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BAER v. HEMLINGER (11/12/63)

November 12, 1963

BAER
v.
HEMLINGER, APPELLANT.



Appeals, Nos. 115, 116, 117 and 118, March T., 1963, from judgments of Court of Common Pleas of Allegheny County, Oct. T., 1958, No. 523, in case of John L. Baer, Jr., Brian Baer, a minor by John L. Baer, Jr., his next friend, John L. Baer et al. v. Louis H. Hemlinger, Oliver Stitt, and Paul E. Rathgeb, Jr. Judgments affirmed.

COUNSEL

George M. Weis, with him Weis & Weis, for appellant.

Harold R. Schmidt, with him Rose, Houston, Cooper and Schmidt, for appellees.

Frederick N. Egler, with him Reed and Egler, for appellee.

Before Musmanno, Jones, Cohen, Eagen, O'brien and Roberts, JJ.

Author: Musmanno

[ 412 Pa. Page 407]

OPINION BY MR. JUSTICE MUSMANNO

On the afternoon of October 24, 1957, John L. Baer, Jr. was driving his Studebaker sedan in an eastwardly direction on Route 30, east of the City of Pittsburgh. With him were his father and mother and his boy Brian. At the same time that this closely-knit group was enjoying its family spin, in complete harmony and contentment, two other motorists, Louis H. Hemlinger and Oliver Stitt, were engaged in a bitter vehicular quarrel on the same highway traveling in the opposite direction, that is westwardly. At a point about nine tenths of a mile east of the Westinghouse Bridge, Stitt's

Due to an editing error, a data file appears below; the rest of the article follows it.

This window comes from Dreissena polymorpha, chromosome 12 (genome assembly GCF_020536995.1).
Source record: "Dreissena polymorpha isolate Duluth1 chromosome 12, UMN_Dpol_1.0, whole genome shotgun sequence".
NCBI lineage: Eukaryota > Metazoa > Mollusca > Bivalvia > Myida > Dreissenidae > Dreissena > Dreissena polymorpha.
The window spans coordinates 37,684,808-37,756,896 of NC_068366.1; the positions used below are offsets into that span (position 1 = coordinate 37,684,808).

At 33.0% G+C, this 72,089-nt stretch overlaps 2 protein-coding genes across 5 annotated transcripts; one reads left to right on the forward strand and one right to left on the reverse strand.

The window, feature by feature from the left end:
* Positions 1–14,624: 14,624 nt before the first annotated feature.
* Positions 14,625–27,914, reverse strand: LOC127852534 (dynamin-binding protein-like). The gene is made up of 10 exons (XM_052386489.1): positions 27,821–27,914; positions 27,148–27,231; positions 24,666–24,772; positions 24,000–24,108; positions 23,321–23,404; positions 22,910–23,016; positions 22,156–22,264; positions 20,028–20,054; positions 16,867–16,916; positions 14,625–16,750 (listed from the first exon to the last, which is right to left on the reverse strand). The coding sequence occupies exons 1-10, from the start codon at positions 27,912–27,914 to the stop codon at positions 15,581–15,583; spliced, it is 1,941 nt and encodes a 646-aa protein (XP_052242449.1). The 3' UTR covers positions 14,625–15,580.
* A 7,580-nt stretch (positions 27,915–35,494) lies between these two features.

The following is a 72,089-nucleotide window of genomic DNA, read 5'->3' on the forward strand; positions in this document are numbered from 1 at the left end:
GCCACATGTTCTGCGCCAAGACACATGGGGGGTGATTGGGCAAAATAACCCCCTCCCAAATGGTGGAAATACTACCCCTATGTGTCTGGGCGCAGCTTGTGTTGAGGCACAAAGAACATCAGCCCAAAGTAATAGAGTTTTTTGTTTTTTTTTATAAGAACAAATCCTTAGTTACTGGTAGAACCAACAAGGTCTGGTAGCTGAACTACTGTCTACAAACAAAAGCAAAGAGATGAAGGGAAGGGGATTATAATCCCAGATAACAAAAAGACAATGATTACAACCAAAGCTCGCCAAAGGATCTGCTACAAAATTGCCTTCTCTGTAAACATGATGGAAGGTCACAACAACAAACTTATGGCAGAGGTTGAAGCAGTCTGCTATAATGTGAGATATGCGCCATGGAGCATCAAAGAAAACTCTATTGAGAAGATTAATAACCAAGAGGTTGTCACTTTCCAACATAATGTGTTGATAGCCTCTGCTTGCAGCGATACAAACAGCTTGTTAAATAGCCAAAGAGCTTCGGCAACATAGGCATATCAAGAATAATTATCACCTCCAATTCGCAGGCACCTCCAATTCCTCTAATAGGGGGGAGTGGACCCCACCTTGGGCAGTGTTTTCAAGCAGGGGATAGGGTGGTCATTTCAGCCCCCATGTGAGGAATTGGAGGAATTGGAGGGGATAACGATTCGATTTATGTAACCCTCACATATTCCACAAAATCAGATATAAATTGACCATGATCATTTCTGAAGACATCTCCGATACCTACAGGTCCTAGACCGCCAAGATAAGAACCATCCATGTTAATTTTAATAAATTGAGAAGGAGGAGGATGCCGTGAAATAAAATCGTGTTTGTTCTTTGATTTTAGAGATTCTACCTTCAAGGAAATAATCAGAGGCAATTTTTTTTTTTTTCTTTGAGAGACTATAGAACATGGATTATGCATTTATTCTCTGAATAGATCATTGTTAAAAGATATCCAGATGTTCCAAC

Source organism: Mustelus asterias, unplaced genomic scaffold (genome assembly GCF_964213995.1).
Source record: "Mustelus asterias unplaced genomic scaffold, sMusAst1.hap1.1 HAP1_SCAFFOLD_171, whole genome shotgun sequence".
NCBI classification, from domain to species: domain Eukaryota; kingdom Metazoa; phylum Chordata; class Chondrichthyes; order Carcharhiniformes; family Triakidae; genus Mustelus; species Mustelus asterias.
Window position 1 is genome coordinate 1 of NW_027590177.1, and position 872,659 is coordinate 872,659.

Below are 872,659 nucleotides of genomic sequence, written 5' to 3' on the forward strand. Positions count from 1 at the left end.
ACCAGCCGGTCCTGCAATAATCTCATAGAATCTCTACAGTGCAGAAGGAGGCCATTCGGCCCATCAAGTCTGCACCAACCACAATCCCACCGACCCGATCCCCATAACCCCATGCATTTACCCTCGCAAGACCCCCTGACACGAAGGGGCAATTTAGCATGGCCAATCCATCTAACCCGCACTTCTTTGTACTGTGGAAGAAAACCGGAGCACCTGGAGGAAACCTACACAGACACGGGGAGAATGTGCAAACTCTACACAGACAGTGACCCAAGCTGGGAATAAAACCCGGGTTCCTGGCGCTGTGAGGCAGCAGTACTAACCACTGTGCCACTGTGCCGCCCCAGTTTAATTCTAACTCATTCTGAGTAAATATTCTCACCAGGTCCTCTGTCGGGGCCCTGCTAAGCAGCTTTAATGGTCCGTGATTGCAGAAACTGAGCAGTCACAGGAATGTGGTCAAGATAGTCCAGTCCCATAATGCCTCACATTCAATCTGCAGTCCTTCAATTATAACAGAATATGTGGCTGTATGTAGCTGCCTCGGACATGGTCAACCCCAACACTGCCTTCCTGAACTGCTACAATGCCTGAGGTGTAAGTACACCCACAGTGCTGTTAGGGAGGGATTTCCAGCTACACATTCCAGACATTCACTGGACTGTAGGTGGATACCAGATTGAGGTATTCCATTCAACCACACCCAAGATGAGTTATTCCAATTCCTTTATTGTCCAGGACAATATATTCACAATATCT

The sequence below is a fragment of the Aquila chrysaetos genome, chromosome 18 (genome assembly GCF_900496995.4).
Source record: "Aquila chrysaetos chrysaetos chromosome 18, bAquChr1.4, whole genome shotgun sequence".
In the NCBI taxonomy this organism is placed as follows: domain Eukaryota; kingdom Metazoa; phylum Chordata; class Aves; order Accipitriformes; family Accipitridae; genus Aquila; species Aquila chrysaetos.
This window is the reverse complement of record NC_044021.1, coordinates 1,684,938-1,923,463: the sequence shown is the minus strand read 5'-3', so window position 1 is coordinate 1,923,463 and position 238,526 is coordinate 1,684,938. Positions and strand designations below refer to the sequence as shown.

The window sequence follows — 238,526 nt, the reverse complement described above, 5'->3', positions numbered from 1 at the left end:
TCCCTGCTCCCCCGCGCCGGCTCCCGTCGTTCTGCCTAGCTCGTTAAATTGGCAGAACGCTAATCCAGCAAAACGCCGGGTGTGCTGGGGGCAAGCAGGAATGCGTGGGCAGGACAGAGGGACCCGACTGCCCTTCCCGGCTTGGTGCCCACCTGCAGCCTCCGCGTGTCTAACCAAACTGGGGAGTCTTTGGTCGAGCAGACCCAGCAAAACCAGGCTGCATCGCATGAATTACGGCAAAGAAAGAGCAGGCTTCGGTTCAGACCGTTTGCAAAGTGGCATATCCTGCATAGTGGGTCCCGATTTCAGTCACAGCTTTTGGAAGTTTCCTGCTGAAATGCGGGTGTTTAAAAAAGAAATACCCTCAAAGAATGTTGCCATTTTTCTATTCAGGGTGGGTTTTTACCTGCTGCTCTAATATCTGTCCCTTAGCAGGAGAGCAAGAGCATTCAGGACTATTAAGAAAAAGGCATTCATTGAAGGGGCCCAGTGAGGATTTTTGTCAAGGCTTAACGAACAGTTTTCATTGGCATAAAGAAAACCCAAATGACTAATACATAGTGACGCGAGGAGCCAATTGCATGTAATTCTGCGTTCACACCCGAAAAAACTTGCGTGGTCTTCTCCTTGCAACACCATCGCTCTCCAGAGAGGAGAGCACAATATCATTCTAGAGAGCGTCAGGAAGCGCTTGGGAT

[ 412 Pa. Page 408]

Chevrolet pickup truck and Hemlinger's Ford station wagon collided with one another slightly. It was ascertained later that the damage done to the Hemlinger station wagon amounted to a mere $40.*fn* It would appear, however, that the touching of the cars provoked in Hemlinger an anger in inverse ratio to the slightness of the damage done his vehicle and when Stitt failed to stop, Hemlinger pursued him, blowing his horn and augmenting his speed, as Stitt, aware that he was being pursued, increased his speed also.

In a demonstration more in keeping with the Indianapolis Race Track than a suburban highway, these motorists raced one another reaching speeds of 70 miles an hour and ignoring traffic signals. As they roared over the Westinghouse Bridge, Hemlinger gained enough on Stitt to read his license plate number, but this apparently did not satisfy him, so he continued the pursuit. When they both got to a point about twotenths of a mile beyond Center Street, Hemlinger put on an extra burst of speed, came abreast of his rival and then nosed ahead. Now he cut sharply into Stitt's path so as effectually to bar Stitt's passage and, to insure his being the undeclared winner of the race, Hemlinger straddled the two westbound lanes (this being a four-lane highway). By this time the racers had entered into a curve, and since Stitt was now trying to pass his speedier opponent, Hemlinger, in order to prevent that this should happen, swerved and, as another motorist who had witnessed this mad performance, testified: "The station wagon, well, more or less forced him [Stitt] into the oncoming traffic."

In this oncoming traffic was still another motorist, Paul E. Rathgeb driving a ...


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